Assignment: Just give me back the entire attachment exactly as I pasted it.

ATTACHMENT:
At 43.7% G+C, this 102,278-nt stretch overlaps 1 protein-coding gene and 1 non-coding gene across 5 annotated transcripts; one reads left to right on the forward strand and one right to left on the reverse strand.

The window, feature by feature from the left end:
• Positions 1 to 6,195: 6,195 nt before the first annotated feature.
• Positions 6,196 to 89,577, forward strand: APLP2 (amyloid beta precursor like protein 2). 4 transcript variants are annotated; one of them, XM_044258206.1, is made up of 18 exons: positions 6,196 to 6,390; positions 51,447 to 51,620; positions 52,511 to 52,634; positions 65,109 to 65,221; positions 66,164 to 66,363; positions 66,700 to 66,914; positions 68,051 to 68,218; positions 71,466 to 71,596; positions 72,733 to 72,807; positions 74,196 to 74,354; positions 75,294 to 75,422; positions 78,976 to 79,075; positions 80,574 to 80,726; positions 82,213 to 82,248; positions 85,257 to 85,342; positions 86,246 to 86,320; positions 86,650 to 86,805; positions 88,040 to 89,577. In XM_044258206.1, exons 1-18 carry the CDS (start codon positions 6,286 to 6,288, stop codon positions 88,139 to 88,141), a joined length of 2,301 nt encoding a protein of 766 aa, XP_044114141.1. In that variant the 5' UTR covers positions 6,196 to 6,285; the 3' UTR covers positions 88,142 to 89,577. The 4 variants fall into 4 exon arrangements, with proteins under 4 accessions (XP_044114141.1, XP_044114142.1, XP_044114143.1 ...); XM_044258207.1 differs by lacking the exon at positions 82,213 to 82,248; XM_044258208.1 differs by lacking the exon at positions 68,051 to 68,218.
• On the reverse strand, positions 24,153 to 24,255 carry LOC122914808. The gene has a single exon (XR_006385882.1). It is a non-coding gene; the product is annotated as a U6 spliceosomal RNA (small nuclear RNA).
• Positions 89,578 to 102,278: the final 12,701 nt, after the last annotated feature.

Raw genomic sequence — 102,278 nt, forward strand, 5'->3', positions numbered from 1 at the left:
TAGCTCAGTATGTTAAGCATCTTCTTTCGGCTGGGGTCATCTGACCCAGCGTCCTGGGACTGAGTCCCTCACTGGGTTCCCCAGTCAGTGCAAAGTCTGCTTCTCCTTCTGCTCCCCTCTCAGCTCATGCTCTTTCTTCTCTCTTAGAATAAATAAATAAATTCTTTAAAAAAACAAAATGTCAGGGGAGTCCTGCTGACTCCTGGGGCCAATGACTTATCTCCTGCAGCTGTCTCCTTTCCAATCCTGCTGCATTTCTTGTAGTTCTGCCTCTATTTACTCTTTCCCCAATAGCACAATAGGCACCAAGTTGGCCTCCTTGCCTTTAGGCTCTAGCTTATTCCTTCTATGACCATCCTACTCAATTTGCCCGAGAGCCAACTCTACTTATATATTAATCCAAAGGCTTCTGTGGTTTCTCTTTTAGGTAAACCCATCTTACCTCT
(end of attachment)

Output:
At 43.7% G+C, this 102,278-nt stretch overlaps 1 protein-coding gene and 1 non-coding gene across 5 annotated transcripts; one reads left to right on the forward strand and one right to left on the reverse strand.

The window, feature by feature from the left end:
• Positions 1 to 6,195: 6,195 nt before the first annotated feature.
• Positions 6,196 to 89,577, forward strand: APLP2 (amyloid beta precursor like protein 2). 4 transcript variants are annotated; one of them, XM_044258206.1, is made up of 18 exons: positions 6,196 to 6,390; positions 51,447 to 51,620; positions 52,511 to 52,634; positions 65,109 to 65,221; positions 66,164 to 66,363; positions 66,700 to 66,914; positions 68,051 to 68,218; positions 71,466 to 71,596; positions 72,733 to 72,807; positions 74,196 to 74,354; positions 75,294 to 75,422; positions 78,976 to 79,075; positions 80,574 to 80,726; positions 82,213 to 82,248; positions 85,257 to 85,342; positions 86,246 to 86,320; positions 86,650 to 86,805; positions 88,040 to 89,577. In XM_044258206.1, exons 1-18 carry the CDS (start codon positions 6,286 to 6,288, stop codon positions 88,139 to 88,141), a joined length of 2,301 nt encoding a protein of 766 aa, XP_044114141.1. In that variant the 5' UTR covers positions 6,196 to 6,285; the 3' UTR covers positions 88,142 to 89,577. The 4 variants fall into 4 exon arrangements, with proteins under 4 accessions (XP_044114141.1, XP_044114142.1, XP_044114143.1 ...); XM_044258207.1 differs by lacking the exon at positions 82,213 to 82,248; XM_044258208.1 differs by lacking the exon at positions 68,051 to 68,218.
• On the reverse strand, positions 24,153 to 24,255 carry LOC122914808. The gene has a single exon (XR_006385882.1). It is a non-coding gene; the product is annotated as a U6 spliceosomal RNA (small nuclear RNA).
• Positions 89,578 to 102,278: the final 12,701 nt, after the last annotated feature.

Raw genomic sequence — 102,278 nt, forward strand, 5'->3', positions numbered from 1 at the left:
TAGCTCAGTATGTTAAGCATCTTCTTTCGGCTGGGGTCATCTGACCCAGCGTCCTGGGACTGAGTCCCTCACTGGGTTCCCCAGTCAGTGCAAAGTCTGCTTCTCCTTCTGCTCCCCTCTCAGCTCATGCTCTTTCTTCTCTCTTAGAATAAATAAATAAATTCTTTAAAAAAACAAAATGTCAGGGGAGTCCTGCTGACTCCTGGGGCCAATGACTTATCTCCTGCAGCTGTCTCCTTTCCAATCCTGCTGCATTTCTTGTAGTTCTGCCTCTATTTACTCTTTCCCCAATAGCACAATAGGCACCAAGTTGGCCTCCTTGCCTTTAGGCTCTAGCTTATTCCTTCTATGACCATCCTACTCAATTTGCCCGAGAGCCAACTCTACTTATATATTAATCCAAAGGCTTCTGTGGTTTCTCTTTTAGGTAAACCCATCTTACCTCT